Wojciech Leder (born 1960) graduated from the Department of Painting and Graphics within the Art College (today the Academy of Fine Arts) in £ód¼. He received his diploma in 1985 from both the Studio of Wood Engraving Techniques run by Prof. Andrzej M. Bartczak and the Studio of Painting run by Prof. Stanis³aw Fija³kowski. Since 1991 he has worked in the Art College (today the Academy of Fine Arts) in £ód¼ and he co-created the Open Studio in this school. He works as a fine art painter. In 1997 he was awarded the Grand Prix from the Bielska Jesień (Bielsko Autumn) National Competition.
He treats a painting as an autonomous, material object, a surface filled with visual forms. He creates paintings which in a traditional sense are not realistic, they do not document a landscape or direct the viewer towards what is outside of the painting. For this reason they may be called abstract. On the other hand, he very specifically achieves within these paintings, effects observed in the surrounding world: he imitates cracks on the ground, concentric circles on the surface of water, the intermingling colours of rocks or the cracks in a dried puddle.
To achieve these effects he uses various techniques and special technologies: he polishes paintings, cuts them and fills the cuts with paint or makes intarsia. He includes natural materials such as sand or earth and also uses substances which he can adjust to his own vision through polishing or colouring. He uses natural processes, which he however provokes in a conscious way. The techniques used by the artist are increasingly more and more complicated. He uses various aggregates and paint mediums, he uses ash, various kinds of plasters, and also both a grinding and scraping machine and a machine used to polish concrete. Along with technical experiments the artist willingly reaches for the technique of encaustics. Soft, pleasant smelling and warm wax is layered on the surface of the painting and after setting, there is the possibility of putting another layer on top without disturbing the previous one. It allows the artist to make an intarsia involving many layers, which after polishing give surprising colour effects and also an ideal smoothness. In this way, the artist enters an accidental element into his work which is otherwise carefully thought over and precisely prepared.
Marcin Lata³³o completed a movie in which he documented how the work Ordinare Agrum was made. It can be seen that the creation of a painting is a strenuous process of struggle with the matter. Not only does it require an intellectual effort during the concept of the work, but also requires the gathering of appropriate materials to make it and patience to achieve the desired, intended effect. Then finally concentration and precision is required in order to come to the moment, when the painting is considered finished. In the case of Leder’s painting, we are not only dealing with the precise realisation of previously taken up idea, using custom techniques. Each painting contains a strong energetic charge and emits that energy.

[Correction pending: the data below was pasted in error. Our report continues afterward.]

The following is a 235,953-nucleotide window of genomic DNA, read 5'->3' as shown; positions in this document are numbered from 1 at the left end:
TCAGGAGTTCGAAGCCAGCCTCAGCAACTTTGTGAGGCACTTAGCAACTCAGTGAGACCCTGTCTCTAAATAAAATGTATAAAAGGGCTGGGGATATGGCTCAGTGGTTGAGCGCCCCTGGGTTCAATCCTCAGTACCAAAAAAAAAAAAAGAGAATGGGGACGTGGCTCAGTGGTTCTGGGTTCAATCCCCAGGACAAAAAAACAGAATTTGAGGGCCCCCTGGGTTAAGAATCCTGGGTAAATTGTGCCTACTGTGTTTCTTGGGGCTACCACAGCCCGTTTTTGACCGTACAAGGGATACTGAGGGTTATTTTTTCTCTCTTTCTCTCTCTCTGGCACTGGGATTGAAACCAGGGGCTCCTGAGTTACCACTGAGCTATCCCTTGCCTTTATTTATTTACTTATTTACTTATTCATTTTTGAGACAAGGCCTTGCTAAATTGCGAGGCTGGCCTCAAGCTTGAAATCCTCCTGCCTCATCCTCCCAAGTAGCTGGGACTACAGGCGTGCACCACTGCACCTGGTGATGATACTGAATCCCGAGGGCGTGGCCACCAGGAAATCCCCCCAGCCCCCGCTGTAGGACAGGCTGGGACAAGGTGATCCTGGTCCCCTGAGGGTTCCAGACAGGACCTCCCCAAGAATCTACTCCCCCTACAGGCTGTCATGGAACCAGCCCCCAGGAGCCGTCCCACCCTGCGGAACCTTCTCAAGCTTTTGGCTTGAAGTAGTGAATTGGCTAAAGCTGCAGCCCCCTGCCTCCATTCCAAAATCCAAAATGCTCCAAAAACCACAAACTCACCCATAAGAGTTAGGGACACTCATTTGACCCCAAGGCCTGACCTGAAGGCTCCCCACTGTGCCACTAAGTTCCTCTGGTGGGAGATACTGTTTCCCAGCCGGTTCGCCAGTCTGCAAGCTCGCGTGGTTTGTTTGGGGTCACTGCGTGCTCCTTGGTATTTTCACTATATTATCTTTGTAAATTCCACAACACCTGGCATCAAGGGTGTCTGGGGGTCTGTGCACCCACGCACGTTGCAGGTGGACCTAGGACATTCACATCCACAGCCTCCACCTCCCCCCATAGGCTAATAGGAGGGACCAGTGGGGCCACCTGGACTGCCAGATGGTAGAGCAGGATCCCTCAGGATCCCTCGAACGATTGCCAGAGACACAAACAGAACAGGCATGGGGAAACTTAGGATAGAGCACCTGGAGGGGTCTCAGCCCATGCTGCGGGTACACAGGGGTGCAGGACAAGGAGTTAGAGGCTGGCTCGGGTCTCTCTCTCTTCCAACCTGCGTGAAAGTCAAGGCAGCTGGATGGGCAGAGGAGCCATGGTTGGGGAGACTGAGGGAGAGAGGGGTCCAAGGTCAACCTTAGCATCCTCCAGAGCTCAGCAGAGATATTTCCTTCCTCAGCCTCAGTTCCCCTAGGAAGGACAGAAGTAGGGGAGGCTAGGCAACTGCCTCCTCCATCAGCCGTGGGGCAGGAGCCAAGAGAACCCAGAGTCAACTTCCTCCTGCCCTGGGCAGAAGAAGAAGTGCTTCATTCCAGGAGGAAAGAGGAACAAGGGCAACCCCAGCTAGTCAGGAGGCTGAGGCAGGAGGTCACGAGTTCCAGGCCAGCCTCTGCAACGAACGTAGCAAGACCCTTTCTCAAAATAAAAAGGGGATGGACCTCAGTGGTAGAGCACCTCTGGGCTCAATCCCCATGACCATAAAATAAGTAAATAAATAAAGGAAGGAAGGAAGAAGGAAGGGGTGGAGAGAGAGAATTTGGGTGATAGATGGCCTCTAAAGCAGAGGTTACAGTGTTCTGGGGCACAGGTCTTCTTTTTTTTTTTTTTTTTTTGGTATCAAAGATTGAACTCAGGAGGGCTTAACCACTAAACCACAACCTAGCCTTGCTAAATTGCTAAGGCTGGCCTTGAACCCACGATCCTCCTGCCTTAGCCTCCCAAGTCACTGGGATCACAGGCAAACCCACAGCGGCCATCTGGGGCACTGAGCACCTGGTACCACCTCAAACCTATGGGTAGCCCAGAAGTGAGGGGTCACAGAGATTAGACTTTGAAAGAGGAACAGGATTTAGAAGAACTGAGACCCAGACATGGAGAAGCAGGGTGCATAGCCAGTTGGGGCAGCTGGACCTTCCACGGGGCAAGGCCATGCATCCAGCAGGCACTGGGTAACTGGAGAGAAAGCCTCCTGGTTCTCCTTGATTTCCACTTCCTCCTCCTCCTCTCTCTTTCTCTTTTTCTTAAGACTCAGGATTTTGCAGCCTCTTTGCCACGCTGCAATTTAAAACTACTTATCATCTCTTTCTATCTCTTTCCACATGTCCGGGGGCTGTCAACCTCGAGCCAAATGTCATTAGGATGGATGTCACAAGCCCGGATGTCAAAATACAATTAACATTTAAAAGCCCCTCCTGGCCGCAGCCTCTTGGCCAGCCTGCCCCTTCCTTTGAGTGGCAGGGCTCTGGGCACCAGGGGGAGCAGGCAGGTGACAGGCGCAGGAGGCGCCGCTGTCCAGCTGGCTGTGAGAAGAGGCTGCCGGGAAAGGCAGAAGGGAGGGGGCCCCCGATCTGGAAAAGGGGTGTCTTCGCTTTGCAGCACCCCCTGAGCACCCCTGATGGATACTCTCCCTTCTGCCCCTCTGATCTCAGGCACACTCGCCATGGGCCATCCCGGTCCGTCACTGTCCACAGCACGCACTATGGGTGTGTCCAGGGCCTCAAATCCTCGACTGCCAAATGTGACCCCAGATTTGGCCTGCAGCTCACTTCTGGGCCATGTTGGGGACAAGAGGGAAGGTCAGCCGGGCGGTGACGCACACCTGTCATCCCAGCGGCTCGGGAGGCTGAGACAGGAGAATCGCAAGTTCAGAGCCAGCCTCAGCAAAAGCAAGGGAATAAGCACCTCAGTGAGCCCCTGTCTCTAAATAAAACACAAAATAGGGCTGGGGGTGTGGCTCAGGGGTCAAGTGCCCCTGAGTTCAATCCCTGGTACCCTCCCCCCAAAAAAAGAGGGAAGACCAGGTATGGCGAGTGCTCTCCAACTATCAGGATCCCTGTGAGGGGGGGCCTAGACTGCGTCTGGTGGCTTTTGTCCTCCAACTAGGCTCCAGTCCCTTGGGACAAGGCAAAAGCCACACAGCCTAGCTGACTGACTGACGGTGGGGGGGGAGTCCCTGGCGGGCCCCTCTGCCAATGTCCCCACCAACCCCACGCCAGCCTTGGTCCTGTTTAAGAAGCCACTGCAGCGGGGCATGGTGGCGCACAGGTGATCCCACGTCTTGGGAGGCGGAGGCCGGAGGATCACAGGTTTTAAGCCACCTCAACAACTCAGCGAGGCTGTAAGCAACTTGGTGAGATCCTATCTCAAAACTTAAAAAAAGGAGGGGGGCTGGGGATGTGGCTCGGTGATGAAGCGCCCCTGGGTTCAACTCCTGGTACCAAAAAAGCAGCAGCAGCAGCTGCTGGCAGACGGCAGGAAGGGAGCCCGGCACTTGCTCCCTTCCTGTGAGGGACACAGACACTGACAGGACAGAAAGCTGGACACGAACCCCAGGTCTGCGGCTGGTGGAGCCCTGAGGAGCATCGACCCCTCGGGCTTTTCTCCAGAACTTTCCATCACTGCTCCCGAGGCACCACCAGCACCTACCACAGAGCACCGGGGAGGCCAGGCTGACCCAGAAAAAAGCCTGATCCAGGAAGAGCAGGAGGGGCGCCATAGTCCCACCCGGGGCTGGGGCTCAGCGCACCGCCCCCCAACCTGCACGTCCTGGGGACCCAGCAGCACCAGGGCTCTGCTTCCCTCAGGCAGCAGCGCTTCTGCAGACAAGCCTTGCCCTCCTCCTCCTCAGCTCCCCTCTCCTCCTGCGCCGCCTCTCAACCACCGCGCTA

Leder’s paintings, although they are abstract, have this kind of monumentalism in them which allows for the expression of universal messages. One can see the influence of his education in philosophy (in 1982-1985 he studied philosophy at the University of £ód¼), which is revealed in his pursuit to reflect the absolute, as in the series The Door to the Philosopher’s Wardrobe or The Theory of Transparent Goals and similarly in the diptych A Lizard, Death, Resurrection – one of a few works in which a word is included word. When he titles his works, he concentrates on formal means, but through an appropriate selection of material, he gives his works a metaphoric character. In The Seducing of St. Antony, he used mica and the pigment used to make lipsticks which he dissolved in car lacquer, at the same time bringing attention to the “seductions” of the contemporary world.
Amongst his most recent works there is a series entitled Composition without contours, in which the artist matches colours and shapes in a way that the composition based on geometric shapes, gives an impression of being out of focus. By blurring the line which separates forms which appear next to each other, the artist creates similar effects to those which we get when we take a photo out of focus. This kind of image loses its materiality, and in blurred shapes, soft and subtle we search for prototypes in the surrounding world.
In 2008 he made an exhibition under the meaningful title Farewell to abstraction, which closed a certain stage of his artistic research. In 2012 he was a curator of The Deconstruction of Utopia which he prepared from the perspective of a painter. His subjective selection of artists which were interested in the search for proper forms to express contemporary times embraced both constructivist artworks and those which were made recently and only referred to the constructivist ideas.